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Canadian e-commerce sales were estimated at about CA$15.1 billion for 2009 and $21.5 billion for 2012, and are projected at about $30.9 billion by 2015.12 As in the United States, e-commerce sales in Canada have been growing three to four times faster than total retail sales. The 2015 estimated e-commerce sales in Canada is equivalent to approximately 62 million sf (roughly CA$500 per sf) of bricks-and-mortar selling-space sales substitution that is being met online.

Retail Planning Needs to Recognize the Effect of E-commerce What does it mean? E-commerce will play an

increasingly more important part in the distribution of retail goods. It will not replace existing “fortress malls”13 but will likely increasingly impact “B” and “C” class centers. It will also play a more significant part in the planning for future retail space. There will be new retail developments, but the net decline in total physical space will be felt in older retail areas, creating opportunities for redevelopment. Although wide variations may exist between urban and

rural areas, the typical Canadian service ratio of retail and related service space—about 40 sf per capita—can be used for illustrative purposes. A study by Ryerson University estimated that in

Toronto, in 2010, “virtual” space, representing physical retail space made redundant by the Internet, totaled approximately 4.6 million sf, or roughly one sf per capita.14 E-commerce currently accounts for 1.5 to 2.0 sf per capita of the established retail service ratio. Based on the much more rapid growth in e-commerce compared to traditional retail, this is projected to grow to 4.0 to 5.0 sf per capita within the next decade. The following example illustrates the potential impact

of e-commerce on bricks-and-mortar space. Assume a market of 1 million people which is increasing its population at 1% per year. At the normal service ratio of

40.0 sf per capita, the initial total demand would be 40.0 million sf, growing by 4.0 million sf in 10 years (100,000 people increase multiplied by 40 sf per capita) for a total of 44.0 million sf. If the service ratio declines by only 2 sf per capita

during these 10 years, then the total retail space required at the end of the period is only 41.8 million sf, rather than 44.0 million. (1.1 million people times 38 sf per capita). This means that instead of requiring a net additional 4.0 million sf of new space over this 10-year interval, only 1.8 million sf is warranted. This is less than 50% of the total amount of retail space that would have been required under the standard formula of 40 sf per capita ratio. If the retail service ratio declines by more than 2 sf per capita over the next 10 years—say, by a highly probable 4 sf per capita—then the net new space demand equals zero. The future reduction in retail space demand will create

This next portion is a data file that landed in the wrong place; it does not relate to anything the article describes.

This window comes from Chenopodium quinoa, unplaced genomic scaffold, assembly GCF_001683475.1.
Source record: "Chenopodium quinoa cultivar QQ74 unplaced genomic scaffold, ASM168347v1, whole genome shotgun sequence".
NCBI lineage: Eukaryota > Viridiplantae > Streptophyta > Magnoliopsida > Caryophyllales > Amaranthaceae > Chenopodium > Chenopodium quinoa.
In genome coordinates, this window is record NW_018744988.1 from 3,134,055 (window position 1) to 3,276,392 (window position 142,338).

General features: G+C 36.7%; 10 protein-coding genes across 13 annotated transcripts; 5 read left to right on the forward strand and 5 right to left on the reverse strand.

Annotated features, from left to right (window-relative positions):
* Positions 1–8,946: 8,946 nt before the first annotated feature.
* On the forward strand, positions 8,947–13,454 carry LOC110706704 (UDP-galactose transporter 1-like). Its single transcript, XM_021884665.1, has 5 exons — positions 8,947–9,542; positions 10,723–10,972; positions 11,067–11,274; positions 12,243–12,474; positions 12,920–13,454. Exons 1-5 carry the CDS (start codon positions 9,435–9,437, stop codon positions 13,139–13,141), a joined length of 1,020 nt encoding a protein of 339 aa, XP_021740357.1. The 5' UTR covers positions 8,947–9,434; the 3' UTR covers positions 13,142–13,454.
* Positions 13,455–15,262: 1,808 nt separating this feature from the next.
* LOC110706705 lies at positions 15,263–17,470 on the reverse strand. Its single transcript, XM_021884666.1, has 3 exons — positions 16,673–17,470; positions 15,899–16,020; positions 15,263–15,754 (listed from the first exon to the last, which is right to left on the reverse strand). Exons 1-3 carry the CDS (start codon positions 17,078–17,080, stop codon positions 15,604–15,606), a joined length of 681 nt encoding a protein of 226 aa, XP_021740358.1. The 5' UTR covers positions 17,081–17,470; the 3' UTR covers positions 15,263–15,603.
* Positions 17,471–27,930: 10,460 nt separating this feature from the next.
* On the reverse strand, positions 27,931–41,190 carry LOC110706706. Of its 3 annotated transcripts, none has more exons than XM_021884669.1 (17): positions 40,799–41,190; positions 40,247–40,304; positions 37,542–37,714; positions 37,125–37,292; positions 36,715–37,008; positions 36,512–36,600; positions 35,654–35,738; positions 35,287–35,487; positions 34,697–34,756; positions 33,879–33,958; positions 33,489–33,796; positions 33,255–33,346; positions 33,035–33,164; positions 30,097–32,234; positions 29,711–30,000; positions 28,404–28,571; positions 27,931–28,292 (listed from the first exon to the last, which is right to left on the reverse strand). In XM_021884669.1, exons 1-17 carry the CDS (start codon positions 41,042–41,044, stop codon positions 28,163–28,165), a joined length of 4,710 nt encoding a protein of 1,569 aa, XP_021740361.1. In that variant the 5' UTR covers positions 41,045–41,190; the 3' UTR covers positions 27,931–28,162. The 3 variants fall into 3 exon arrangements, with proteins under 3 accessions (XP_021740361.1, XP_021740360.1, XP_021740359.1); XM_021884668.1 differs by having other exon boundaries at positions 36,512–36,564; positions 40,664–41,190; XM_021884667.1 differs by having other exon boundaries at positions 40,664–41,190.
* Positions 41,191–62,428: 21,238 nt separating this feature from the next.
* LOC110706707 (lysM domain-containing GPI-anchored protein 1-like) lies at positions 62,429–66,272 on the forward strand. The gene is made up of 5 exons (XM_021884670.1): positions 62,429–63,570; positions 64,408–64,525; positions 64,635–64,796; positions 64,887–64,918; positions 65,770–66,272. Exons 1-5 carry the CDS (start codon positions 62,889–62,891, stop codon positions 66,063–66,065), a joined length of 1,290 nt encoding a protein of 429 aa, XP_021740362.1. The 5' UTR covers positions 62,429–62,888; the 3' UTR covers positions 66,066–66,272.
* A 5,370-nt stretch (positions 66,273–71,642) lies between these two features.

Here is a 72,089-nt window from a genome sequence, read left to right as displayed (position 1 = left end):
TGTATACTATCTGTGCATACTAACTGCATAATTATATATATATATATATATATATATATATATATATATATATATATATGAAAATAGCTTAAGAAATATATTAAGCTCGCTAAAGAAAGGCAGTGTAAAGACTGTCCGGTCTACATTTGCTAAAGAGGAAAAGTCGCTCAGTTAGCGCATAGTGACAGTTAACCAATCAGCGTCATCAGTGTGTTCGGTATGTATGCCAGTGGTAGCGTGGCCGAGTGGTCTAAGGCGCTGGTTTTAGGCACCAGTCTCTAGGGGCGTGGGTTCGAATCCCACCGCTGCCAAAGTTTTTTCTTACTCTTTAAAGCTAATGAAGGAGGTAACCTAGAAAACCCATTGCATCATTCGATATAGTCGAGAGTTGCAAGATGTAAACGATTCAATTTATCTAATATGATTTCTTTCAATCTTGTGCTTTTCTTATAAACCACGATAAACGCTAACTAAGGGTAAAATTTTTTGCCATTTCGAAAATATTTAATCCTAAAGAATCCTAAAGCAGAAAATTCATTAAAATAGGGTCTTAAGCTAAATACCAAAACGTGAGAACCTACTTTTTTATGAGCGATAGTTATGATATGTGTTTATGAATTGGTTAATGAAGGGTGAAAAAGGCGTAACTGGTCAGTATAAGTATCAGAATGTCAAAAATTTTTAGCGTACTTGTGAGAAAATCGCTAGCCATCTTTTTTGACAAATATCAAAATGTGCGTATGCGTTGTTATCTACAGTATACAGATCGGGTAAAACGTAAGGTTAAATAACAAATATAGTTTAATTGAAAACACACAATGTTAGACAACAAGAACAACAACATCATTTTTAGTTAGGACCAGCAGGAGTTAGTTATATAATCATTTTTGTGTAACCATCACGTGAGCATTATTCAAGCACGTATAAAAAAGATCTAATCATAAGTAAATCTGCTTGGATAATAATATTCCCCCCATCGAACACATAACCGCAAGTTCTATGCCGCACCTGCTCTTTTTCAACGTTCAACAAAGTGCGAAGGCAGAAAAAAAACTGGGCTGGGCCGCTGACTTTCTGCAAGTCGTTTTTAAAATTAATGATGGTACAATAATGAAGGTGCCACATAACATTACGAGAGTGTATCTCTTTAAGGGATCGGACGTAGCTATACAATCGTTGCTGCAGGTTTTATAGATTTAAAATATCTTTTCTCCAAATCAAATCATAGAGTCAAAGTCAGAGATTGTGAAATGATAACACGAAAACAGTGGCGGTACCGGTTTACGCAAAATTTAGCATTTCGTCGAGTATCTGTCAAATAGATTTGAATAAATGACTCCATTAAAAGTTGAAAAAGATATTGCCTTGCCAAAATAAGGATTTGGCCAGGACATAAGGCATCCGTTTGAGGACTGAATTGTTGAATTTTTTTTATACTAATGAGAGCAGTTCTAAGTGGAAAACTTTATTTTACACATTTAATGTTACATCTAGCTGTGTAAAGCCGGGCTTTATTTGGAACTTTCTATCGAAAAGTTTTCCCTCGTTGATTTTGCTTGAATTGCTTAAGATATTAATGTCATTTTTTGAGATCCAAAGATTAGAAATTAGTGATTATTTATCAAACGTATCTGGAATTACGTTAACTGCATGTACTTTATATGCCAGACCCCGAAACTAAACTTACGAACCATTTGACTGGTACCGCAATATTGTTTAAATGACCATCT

significant new vacancies in existing centers. Much of this vacant shopping center space can be absorbed through the addition of services benefiting by free parking, such as medical/dental, health and fitness, educational, government and institutional facilities. More eating and drinking establishments, small offices serving local needs, financial institutions, libraries, art galleries/museums and other exhibits are also potential uses. Numerous shopping centers will be evolving into multi-functional business centers. Nevertheless, many, if not most, of the service tenants will be paying lower rents than traditional retailers. This will impact financial performance. For individual developers of prime sites and owners of

fortress centers, e-commerce may be no more than a small annoyance at this time. No doubt, newly developing urban areas and subdivisions will require new retail space, as will retailers new to the market. However, the impact on total retail space demand created by e-commerce can no longer be ignored. Moreover, government agencies that plan for retail space 20 or 30 years into the future must take this factor into consideration.

12 Statistics Canada, “The Daily: E-commerce: Shopping on the Internet,” September 27, 2010, retrieved June 4, 2013. 13 These are large centers in superior locations, in trade areas with barriers considered impervious to entry. See Jones Lang LaSalle, “The

Changing Face of Regional Malls” (Special Supplement to Retail Traffic), June 2006, p. 2, retrieved June 3, 2013. 14 Maurice Yeates with Paul Du and Tansel Erguden, “Charting the GTA,” Research Report 2011-06. Toronto: Centre for the Study of Commercial Activity, Ryerson University, 2011.

Hermann J. Kircher is President of Kircher Research Associates Ltd., a firm specializing in highest and best

land-use analyses and market research for retail developments, in North America and internationally, for more than 40 years. He is a 2013 ICSC Researcher Award winner. He can be contacted at For additional information, please visit


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